The Real Orlando

The Real Orlando


The new West End adaptation of Virginia Woolf’s Orlando is being billed, and with reason, as the story of anyone’s right to love who they want to: to be whoever they want to be. Woolf’s eponymous hero(ine) not only lives through centuries, from the age of Elizabeth I to the day of the book’s 1928 publication, but changes from a man to a woman along the way.

But, just a century on from Woolf’s first meeting with Vita Sackville-West, the inspiration for Orlando, the real life relationship of those two women may have lessons both subtler and more important than the fictional story.

There is no doubt of the identification. As Virginia wrote to Vita:  ‘suppose Orlando turns out to be Vita; and it’s all about you and the lusts of your flesh and the lure of your mind  . . . Shall you mind? Say yes, or No.’  Orlando had ‘cheeks covered in peach down’ - Virginia had compared the down on Vita’s face to a velvety plant. Orlando had wonderfully shapely legs - Virginia harped on Vita’s bold stride, on legs, ‘running like slender pillars up into her trunk’. Vita was even photographed for several of the illustrations which adorned the first edition of the book. ‘Orlando at the Present Time’ was Vita as she might be seen every day, leaning against a country gate and holding the leash of her beloved dogs. 

Most importantly, Orlando, like Vita, had grown up in a great Elizabethan house - Knole Park in Kent. (Vita’s mother was the then Lord Sackville’s illegitimate daughter, her father Sackville’s nephew and eventual heir.) Evan as a young child she’d roam its corridors by candlelight.  ‘I was never frightened. I loved Knole and I took it for granted that Knole loved me.’

But the tragedy of Vita’s life was that as a girl she could never inherit the entailed estate; and Orlando was conceived and written at the moment when Vita’s father was dying. Knole would pass to a distant cousin; Vita would be cast out of Paradise - unless Virginia could give  it back to her in some way. Orlando, having inherited his great mansion, with its gardens and galleries, its portraits and its deer park, becomes a woman (in the course of a long enchanted sleep) without, crucially, having to lose his/her inheritance. When the book came out Vita wrote that she felt somehow, ‘that Knole knows about Orlando, and is pleased.’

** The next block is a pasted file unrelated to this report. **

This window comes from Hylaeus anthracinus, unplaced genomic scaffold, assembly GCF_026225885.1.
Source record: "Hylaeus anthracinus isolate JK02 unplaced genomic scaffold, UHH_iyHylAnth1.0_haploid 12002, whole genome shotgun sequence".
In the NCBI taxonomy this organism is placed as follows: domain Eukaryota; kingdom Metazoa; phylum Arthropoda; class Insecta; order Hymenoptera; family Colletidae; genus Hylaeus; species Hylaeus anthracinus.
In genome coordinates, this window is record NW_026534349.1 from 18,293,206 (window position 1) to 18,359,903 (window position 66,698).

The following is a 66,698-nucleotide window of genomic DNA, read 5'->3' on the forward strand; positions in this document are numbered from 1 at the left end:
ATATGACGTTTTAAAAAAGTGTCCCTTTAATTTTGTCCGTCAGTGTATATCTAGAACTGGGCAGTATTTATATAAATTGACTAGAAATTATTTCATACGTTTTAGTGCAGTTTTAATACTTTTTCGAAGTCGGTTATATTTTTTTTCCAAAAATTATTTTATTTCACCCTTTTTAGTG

When the two women first met in December 1922, both were successful writers, though Woolf had not yet reached the height of her enduring powers; while time would eventually bypass Vita, a bestseller among contemporaries. Both were married; Vita, after a few wild debutante years, married the diplomat Harold Nicholson in 1913; while Virginia - ten years the elder - had married Leonard Woolf the year before. By 1922, Vita had borne Harold two sons, while Virginia had suffered episodes of breakdown; had been a founding member of the Bloomsbury (or as Vita would dub it, Gloomsbury) group. 

Vita wrote to Harold: ‘I simply adore Virginia Woolf and so would you . . . Darling, I have quite lost my heart.’ Virginia told her diary that she was ‘muzzy headed . . . partly the result of dining to meet the lovely gifted aristocratic Sackville West last night at Clive’s. Not much to my severer taste - florid, moustached, parakeet coloured…’ But her coolness did not last. In mid-February Virginia’s diary noted a visit from Vita and Harold: ‘She is a pronounced Sapphist, & may . . .  have an eye on me, old though I am.’ 

It was in the summer of 1924 that Virginia visited Knole with Vita. ‘All these ancestors & centuries, & silver & gold, have bred a perfect body’, Virginia wrote afterwards. Even Leonard described Vita at this point as ‘an animal at the height of its powers, a beautiful flower in full bloom.’ Vita noted shrewdly how Virginia liked people ‘through the brain better than through the heart.’ Perhaps hers were the mental adventures; later, Virginia would acknowledge that her friendship with Vita had opened new horizons: ‘I use my friends rather as giglamps: there’s another field I see, by your light.’  But from the start it was clear theirs could also be a physical relationship.

Vita’s had long been to some degree an open marriage. It had almost been ended a few years before by Vita’s passionate affair with VIolet Trefusis, with whom she had fled to France, intending never to return. But in the calmer waters that followed (their husbands had followed them, and persuaded Vita and Violet to return)  Harold referred to her same-sex affairs as her ‘muddles’; she to his as his ‘fun’. ‘Please don’t fall too much in love with Mr. Jebb’, Vita wrote to him once. ‘I don’t mind who you sleep with, so long as I may keep your heart!’ Harold too featured in Orlando, flatteringly portrayed as the explorer Marmaduke Bonthrop Shelmerdine: a man as ‘strange and subtle’ as a woman, just as Orlando was a woman ‘as tolerant and free-spoken’ as a man.